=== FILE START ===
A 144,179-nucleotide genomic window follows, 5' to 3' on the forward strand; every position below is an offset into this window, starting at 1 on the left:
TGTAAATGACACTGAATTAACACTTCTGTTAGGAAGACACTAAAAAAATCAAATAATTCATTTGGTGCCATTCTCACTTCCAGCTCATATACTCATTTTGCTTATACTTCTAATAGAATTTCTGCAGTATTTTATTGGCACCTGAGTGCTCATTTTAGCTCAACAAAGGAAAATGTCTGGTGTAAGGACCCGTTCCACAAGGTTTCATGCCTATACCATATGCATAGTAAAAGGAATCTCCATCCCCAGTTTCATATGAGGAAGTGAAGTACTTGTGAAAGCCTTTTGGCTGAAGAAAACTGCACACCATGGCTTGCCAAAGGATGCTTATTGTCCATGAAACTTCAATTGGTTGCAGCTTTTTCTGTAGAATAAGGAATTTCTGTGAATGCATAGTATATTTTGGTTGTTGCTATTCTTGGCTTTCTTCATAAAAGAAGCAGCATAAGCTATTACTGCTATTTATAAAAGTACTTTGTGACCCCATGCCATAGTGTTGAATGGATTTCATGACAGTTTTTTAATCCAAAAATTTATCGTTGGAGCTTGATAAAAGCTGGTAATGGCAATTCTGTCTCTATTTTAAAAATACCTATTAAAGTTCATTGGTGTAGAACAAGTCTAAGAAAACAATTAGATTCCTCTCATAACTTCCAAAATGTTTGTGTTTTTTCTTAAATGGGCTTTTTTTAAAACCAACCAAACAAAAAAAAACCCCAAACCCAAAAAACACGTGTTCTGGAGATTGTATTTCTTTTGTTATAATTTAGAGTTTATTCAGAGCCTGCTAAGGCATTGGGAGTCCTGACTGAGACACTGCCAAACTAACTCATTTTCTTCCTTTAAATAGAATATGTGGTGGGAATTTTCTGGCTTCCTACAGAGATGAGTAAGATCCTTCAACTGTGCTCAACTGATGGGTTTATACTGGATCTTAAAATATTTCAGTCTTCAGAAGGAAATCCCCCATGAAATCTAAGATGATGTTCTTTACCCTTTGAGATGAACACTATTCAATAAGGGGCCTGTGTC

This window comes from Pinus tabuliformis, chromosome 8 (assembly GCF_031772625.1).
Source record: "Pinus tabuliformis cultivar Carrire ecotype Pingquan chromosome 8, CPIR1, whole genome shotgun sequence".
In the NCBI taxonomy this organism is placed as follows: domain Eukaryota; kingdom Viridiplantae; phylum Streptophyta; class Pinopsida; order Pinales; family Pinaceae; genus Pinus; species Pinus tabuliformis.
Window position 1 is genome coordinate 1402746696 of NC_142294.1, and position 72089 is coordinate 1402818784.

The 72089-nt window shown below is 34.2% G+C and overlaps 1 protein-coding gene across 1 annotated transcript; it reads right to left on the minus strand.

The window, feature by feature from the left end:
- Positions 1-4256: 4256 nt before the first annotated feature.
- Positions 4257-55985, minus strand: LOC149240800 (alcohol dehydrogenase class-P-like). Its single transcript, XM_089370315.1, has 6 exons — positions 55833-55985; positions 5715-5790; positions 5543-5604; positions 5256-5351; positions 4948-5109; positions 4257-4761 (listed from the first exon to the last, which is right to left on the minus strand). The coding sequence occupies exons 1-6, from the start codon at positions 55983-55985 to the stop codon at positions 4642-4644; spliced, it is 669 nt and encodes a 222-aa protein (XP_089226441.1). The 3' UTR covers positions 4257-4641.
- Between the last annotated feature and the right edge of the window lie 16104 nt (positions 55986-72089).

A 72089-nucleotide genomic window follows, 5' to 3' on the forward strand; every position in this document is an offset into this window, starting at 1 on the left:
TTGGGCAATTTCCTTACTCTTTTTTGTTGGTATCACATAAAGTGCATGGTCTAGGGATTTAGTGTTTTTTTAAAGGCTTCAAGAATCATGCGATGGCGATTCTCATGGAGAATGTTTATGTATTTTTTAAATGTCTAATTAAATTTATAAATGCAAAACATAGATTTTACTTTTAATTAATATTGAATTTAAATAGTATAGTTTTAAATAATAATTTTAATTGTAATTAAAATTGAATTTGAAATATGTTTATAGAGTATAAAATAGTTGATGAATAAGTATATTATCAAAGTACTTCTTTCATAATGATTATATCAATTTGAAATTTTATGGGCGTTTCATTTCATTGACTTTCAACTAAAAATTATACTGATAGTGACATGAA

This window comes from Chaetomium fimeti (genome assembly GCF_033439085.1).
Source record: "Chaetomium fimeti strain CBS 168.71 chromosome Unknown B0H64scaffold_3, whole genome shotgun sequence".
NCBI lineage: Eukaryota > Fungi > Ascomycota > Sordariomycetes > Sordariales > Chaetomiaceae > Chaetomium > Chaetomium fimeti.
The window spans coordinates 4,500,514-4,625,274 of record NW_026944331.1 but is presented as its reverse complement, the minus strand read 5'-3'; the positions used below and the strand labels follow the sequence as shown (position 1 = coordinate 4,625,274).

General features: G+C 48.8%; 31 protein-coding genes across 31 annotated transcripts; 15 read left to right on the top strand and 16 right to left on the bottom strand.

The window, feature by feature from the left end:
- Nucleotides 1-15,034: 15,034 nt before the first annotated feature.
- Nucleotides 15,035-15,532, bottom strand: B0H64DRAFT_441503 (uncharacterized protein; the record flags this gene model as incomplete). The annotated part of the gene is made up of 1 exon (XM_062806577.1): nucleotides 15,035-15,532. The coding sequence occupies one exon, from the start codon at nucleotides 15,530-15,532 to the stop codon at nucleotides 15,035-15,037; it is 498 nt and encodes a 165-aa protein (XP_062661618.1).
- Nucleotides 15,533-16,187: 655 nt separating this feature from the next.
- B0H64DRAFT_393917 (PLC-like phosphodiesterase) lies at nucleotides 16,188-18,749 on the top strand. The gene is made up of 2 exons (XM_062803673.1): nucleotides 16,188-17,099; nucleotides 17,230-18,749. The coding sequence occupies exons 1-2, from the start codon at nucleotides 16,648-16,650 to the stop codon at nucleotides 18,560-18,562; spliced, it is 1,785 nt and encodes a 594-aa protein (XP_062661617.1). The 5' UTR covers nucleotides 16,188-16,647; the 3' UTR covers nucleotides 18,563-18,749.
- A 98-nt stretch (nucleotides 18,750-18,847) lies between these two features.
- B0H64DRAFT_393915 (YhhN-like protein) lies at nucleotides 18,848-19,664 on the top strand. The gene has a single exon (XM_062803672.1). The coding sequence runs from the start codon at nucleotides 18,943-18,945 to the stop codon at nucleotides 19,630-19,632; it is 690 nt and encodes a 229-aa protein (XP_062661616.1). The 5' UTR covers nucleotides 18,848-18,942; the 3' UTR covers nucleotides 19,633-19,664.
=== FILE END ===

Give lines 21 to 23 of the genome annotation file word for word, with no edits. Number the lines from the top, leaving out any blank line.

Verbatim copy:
- Nucleotides 15,035-15,532, bottom strand: B0H64DRAFT_441503 (uncharacterized protein; the record flags this gene model as incomplete). The annotated part of the gene is made up of 1 exon (XM_062806577.1): nucleotides 15,035-15,532. The coding sequence occupies one exon, from the start codon at nucleotides 15,530-15,532 to the stop codon at nucleotides 15,035-15,037; it is 498 nt and encodes a 165-aa protein (XP_062661618.1).
- Nucleotides 15,533-16,187: 655 nt separating this feature from the next.
- B0H64DRAFT_393917 (PLC-like phosphodiesterase) lies at nucleotides 16,188-18,749 on the top strand. The gene is made up of 2 exons (XM_062803673.1): nucleotides 16,188-17,099; nucleotides 17,230-18,749. The coding sequence occupies exons 1-2, from the start codon at nucleotides 16,648-16,650 to the stop codon at nucleotides 18,560-18,562; spliced, it is 1,785 nt and encodes a 594-aa protein (XP_062661617.1). The 5' UTR covers nucleotides 16,188-16,647; the 3' UTR covers nucleotides 18,563-18,749.